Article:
I don’t believe Evergrande is the only large real estate company that acquired funds with such harsh terms.
The Abscess Will Burst Sooner or Later
Real estate in China has long been a high-risk industry. The survival of real estate is no longer an economic task, but a political one. Three parties are tied to the real estate market: local governments that rely on land sale for revenue, real estate developers who rely on loans, and millions of home buyers who rely on mortgage loans. All three hang their heads on state-owned commercial banks whose true boss is the Chinese regime.
More than 100 economic crises have occurred since the 20th century and most of them were caused by real estate bubbles. The more recent examples include crises in Japan, the United States, and Spain. China has created the biggest real estate bubble in the world’s modern history, which would have burst a long time ago if it happened in a different country. But the Chinese regime is good at controlling the economy. The Chinese government is in a dilemma though, as it can’t risk letting the bubble burst, nor let it grow bigger. All the regulatory policies China released in recent years have one goal: to let the bubble slowly shrink.
By the way, the majority of homeowners in China do not wish to see house prices decline, because 70 percent of Chinese household assets are real estate, and plunging housing prices will cause significant devaluation. Even those who have paid off their mortgage would hold strong grudges against the government, not to mention those who are still paying. Therefore, the government and the Chinese people hope for relatively stable housing prices.
Lastly, I’d like to respond to the expectation that the Chinese people’s consumption level would grow once the real estate bubble bursts as they’d shift spending from housing purchase to other items. This assumption is highly unrealistic for China. The burst would not promote consumption. On the contrary, due to the household asset devaluation, both willingness and ability to spend will plunge. The following factors cannot be avoided.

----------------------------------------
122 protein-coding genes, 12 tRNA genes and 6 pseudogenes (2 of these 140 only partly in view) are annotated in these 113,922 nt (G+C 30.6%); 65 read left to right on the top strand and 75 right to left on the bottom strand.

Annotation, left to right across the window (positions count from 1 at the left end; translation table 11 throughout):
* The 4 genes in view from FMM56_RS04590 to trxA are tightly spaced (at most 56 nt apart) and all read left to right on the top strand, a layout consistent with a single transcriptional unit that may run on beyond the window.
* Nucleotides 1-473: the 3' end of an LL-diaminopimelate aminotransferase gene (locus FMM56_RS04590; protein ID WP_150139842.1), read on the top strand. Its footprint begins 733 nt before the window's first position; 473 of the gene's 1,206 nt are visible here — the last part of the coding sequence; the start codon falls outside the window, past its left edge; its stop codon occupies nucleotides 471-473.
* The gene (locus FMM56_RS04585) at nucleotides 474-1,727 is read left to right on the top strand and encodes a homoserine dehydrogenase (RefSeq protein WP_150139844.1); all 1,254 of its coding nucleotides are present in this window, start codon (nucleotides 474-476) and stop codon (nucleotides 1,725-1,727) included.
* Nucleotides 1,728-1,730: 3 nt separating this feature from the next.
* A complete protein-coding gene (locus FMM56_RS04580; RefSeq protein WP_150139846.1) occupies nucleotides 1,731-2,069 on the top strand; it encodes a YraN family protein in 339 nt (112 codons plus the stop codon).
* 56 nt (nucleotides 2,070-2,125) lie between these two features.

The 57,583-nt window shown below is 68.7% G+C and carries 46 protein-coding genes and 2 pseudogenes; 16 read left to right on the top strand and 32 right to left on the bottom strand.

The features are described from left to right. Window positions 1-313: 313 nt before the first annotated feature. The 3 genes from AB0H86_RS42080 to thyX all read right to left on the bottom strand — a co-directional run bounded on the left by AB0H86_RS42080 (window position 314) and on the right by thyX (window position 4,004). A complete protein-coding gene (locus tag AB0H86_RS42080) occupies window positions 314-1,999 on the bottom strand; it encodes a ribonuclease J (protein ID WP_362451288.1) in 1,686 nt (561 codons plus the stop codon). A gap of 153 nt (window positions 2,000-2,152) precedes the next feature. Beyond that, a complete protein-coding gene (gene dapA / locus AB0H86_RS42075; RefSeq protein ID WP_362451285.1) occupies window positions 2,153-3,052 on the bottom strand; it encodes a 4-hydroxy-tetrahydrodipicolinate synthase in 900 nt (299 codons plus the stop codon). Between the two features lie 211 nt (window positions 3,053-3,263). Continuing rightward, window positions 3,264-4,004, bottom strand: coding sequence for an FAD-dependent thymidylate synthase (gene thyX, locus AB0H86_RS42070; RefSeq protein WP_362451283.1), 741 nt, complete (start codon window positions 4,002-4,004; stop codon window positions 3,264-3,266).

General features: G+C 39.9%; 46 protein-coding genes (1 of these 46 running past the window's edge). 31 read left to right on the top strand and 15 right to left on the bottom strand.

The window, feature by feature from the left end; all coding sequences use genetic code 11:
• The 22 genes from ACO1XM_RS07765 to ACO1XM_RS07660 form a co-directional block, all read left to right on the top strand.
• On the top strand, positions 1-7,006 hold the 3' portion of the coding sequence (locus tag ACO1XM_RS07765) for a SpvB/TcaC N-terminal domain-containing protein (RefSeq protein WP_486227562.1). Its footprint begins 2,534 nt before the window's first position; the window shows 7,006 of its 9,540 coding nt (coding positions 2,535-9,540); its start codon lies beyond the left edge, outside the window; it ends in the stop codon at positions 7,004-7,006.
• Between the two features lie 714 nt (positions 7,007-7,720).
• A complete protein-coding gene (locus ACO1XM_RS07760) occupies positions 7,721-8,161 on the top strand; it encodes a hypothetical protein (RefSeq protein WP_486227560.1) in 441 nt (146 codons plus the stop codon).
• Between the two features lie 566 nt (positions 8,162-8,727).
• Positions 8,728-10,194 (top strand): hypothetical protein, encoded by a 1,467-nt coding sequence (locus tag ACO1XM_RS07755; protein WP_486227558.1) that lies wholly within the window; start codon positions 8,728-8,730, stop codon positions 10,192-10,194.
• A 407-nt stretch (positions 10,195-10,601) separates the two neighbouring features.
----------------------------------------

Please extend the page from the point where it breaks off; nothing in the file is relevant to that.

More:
1. The mortgage payers will have to continue to pay their mortgages. The per capita debt among Chinese young adults born after 1990 is an appalling 127,000 yuan ($18,826) in 2019, according to Chinese Central Bank statistics. Meanwhile, 560 million Chinese had zero savings in 2019, according to a Central Bank report.
2. The burst of the real estate bubble will cause enormous unemployment across more than 50 real estate-related industries.
Therefore, if the real estate bubble bursts, it would be a nightmare for the government, the banking system, businesses, and the majority of Chinese people. The severity of the situation will depend on how much the bubble can shrink before it bursts. Evergrande’s “threat” to the government is not just a threat, but an imminent future.
He Qinglian is a prominent Chinese author and economist. Currently based in the United States, she authored “China’s Pitfalls,” which concerns corruption in China’s economic reform of the 1990s, and “The Fog of Censorship: Media Control in China,” which addresses the manipulation and restriction of the press. She regularly writes on contemporary Chinese social and economic issues.
Views expressed in this article are the opinions of the author and do not necessarily reflect the views of The Epoch Times.